Emerald police urge awareness on roads
IN TIME for Fatality Free Friday, an Emerald policeman is asking that drivers take fewer risks and not get distracted on the roads.
Officer in charge of Emerald Road Policing Unit, Sergeant Brad Weeks said that recently drivers had been less concentrated on the road despite there being less traffic, and more and more people were making their cars unsafe by modifying them.
In the past two weeks Emerald Police has fined two people for travelling 36km/h over the posted limit. One person was going 136km/h in a 100km/h zone and the other was doing 86km/h in an 50km/h zone.
“The road environment at the moment has changed because of the COVID-19 restrictions,” Sgt Weeks said.
“People are tending to possibly take a little bit more risks as far as not concentrating as much on their travel because there’s not as many cars out there.
“We’re seeing a decrease of the number of cars but we’re seeing a slight increase in vehicles that are exceeding the speed limit.
“We’re also seeing an increase of people modifying their vehicles to the point where the vehicles are becoming unsafe.”
Given some of the restrictions, Sgt Weeks said that at the moment, it was difficult for police to promote safer driving face-to-face. He said pedestrians also had a responsibility to remain aware at all times.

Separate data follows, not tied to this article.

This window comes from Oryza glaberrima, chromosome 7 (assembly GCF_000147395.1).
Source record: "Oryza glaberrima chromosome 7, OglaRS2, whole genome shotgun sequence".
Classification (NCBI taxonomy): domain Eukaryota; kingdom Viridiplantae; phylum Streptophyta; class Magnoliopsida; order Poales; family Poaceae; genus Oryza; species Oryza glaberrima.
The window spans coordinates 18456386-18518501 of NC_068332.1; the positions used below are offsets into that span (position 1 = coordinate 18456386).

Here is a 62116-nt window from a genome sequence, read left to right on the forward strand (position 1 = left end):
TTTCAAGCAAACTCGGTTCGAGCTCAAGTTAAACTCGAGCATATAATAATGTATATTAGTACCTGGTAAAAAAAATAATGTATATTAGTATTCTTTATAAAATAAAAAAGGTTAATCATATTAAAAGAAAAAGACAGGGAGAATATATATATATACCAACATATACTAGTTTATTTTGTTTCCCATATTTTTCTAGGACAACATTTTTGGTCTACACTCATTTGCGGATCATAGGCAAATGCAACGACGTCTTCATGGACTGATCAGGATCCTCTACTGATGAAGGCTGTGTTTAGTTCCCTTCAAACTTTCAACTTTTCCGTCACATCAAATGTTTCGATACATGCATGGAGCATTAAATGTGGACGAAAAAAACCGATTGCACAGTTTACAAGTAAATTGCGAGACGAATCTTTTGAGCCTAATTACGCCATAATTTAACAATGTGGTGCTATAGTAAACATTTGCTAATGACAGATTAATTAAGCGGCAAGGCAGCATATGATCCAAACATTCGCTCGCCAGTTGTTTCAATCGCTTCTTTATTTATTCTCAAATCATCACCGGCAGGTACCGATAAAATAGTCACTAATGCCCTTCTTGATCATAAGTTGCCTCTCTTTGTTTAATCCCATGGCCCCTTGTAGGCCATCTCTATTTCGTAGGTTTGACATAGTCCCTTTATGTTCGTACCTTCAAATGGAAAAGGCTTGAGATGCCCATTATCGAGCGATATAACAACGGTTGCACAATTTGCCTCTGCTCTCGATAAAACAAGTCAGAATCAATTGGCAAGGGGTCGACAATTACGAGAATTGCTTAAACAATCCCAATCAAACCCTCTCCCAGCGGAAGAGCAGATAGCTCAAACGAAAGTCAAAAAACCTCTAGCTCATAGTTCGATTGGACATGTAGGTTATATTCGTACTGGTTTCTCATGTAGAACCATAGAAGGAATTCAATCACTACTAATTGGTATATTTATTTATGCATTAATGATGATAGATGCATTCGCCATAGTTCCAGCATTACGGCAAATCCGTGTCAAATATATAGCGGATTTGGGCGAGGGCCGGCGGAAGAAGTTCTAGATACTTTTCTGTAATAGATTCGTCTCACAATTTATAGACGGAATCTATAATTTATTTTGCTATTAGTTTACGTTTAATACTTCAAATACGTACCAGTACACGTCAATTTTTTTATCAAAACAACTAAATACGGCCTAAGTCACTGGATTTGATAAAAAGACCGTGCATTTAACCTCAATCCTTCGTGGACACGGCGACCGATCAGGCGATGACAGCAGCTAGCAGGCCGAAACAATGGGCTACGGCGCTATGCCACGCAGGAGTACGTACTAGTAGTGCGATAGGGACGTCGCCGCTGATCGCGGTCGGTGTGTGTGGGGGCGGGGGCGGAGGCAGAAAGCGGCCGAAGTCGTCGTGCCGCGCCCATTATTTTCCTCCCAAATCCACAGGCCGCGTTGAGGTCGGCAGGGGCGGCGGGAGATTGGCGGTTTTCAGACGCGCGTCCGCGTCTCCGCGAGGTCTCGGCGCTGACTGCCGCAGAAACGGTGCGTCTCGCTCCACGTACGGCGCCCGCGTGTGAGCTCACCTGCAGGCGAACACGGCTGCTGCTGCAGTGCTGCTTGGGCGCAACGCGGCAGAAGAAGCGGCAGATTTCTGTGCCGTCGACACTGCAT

“For the modern day we need to take a modern approach,” Sgt Weeks said.
“People have their heads down looking at phones while crossing roads.
“So it’s not only drivers of vehicles that are creating a dangerous situation by being distracted: it’s our other road users that need to stay alert.”
Sgt Weeks emphasised the importance of education campaigns all year round – not only from police, but from peers and fellow residents.
“We keep pushing out educational reminders to people and Fatality Free Friday is one of those things that comes each year to get that message out there.
“We need people to be continuing to remind each other.”
To help combat road accidents, the Australian Road Safety Foundation, supported by the Federal Government, asks Australians to commit themselves to five driving habits: to always be fit to drive, to stay focused on the road, to scan the road ahead, to keep a safe distance, and to drive to suit the conditions.
Road Safety and Freight Transport Assistant Minister Scott Buchholz wrote that the campaign was meant to champion the reduction of road injuries and fatalities.
“We are all road users, which is why road safety matters so much within our communities,” he said.
“There were 1,195 people killed in road-related deaths in 2019 – that’s over three per day.
“Remember, the next time you get behind the wheel of a car, motorbike, truck or bus – whatever it may be – road safety is everyone’s responsibility.”